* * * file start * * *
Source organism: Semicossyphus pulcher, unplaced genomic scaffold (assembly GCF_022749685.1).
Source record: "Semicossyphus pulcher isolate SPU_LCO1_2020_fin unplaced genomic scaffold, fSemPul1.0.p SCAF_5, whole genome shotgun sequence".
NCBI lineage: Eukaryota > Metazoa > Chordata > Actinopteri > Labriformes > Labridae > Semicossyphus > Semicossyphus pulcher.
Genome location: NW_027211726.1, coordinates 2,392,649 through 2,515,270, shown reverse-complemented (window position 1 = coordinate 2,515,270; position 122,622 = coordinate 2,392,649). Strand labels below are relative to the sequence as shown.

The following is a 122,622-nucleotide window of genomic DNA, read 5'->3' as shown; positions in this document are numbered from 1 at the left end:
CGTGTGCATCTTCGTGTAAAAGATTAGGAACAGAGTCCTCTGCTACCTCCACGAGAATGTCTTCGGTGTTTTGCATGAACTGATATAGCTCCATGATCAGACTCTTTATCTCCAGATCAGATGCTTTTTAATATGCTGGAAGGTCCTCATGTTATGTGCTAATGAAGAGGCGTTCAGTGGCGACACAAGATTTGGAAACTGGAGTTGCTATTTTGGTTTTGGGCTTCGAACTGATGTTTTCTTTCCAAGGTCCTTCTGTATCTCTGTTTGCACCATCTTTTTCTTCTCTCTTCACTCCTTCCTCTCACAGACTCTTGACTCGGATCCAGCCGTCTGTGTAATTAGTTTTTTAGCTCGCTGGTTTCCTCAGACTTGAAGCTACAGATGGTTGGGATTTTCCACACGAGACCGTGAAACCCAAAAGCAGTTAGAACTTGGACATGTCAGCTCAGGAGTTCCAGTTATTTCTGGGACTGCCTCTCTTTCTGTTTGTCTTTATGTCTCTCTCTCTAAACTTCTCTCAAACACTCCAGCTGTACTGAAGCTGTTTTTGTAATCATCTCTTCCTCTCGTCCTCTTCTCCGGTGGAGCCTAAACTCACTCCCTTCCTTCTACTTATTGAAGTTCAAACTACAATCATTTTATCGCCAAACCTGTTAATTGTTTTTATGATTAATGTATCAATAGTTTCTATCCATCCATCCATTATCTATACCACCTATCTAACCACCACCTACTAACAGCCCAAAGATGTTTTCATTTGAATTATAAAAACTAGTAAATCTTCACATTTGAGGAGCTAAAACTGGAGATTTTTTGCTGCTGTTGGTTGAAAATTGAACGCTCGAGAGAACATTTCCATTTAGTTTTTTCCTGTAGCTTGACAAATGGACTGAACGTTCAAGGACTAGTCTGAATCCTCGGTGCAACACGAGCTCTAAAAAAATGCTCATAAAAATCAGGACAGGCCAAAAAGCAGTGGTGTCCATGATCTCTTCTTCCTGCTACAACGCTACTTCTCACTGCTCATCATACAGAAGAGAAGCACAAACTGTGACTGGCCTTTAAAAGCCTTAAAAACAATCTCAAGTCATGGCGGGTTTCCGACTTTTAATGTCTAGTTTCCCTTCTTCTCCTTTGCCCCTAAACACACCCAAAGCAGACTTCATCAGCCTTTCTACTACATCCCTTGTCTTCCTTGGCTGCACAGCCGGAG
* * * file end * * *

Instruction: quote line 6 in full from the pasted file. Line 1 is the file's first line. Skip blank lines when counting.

CGTGTGCATCTTCGTGTAAAAGATTAGGAACAGAGTCCTCTGCTACCTCCACGAGAATGTCTTCGGTGTTTTGCATGAACTGATATAGCTCCATGATCAGACTCTTTATCTCCAGATCAGATGCTTTTTAATATGCTGGAAGGTCCTCATGTTATGTGCTAATGAAGAGGCGTTCAGTGGCGACACAAGATTTGGAAACTGGAGTTGCTATTTTGGTTTTGGGCTTCGAACTGATGTTTTCTTTCCAAGGTCCTTCTGTATCTCTGTTTGCACCATCTTTTTCTTCTCTCTTCACTCCTTCCTCTCACAGACTCTTGACTCGGATCCAGCCGTCTGTGTAATTAGTTTTTTAGCTCGCTGGTTTCCTCAGACTTGAAGCTACAGATGGTTGGGATTTTCCACACGAGACCGTGAAACCCAAAAGCAGTTAGAACTTGGACATGTCAGCTCAGGAGTTCCAGTTATTTCTGGGACTGCCTCTCTTTCTGTTTGTCTTTATGTCTCTCTCTCTAAACTTCTCTCAAACACTCCAGCTGTACTGAAGCTGTTTTTGTAATCATCTCTTCCTCTCGTCCTCTTCTCCGGTGGAGCCTAAACTCACTCCCTTCCTTCTACTTATTGAAGTTCAAACTACAATCATTTTATCGCCAAACCTGTTAATTGTTTTTATGATTAATGTATCAATAGTTTCTATCCATCCATCCATTATCTATACCACCTATCTAACCACCACCTACTAACAGCCCAAAGATGTTTTCATTTGAATTATAAAAACTAGTAAATCTTCACATTTGAGGAGCTAAAACTGGAGATTTTTTGCTGCTGTTGGTTGAAAATTGAACGCTCGAGAGAACATTTCCATTTAGTTTTTTCCTGTAGCTTGACAAATGGACTGAACGTTCAAGGACTAGTCTGAATCCTCGGTGCAACACGAGCTCTAAAAAAATGCTCATAAAAATCAGGACAGGCCAAAAAGCAGTGGTGTCCATGATCTCTTCTTCCTGCTACAACGCTACTTCTCACTGCTCATCATACAGAAGAGAAGCACAAACTGTGACTGGCCTTTAAAAGCCTTAAAAACAATCTCAAGTCATGGCGGGTTTCCGACTTTTAATGTCTAGTTTCCCTTCTTCTCCTTTGCCCCTAAACACACCCAAAGCAGACTTCATCAGCCTTTCTACTACATCCCTTGTCTTCCTTGGCTGCACAGCCGGAG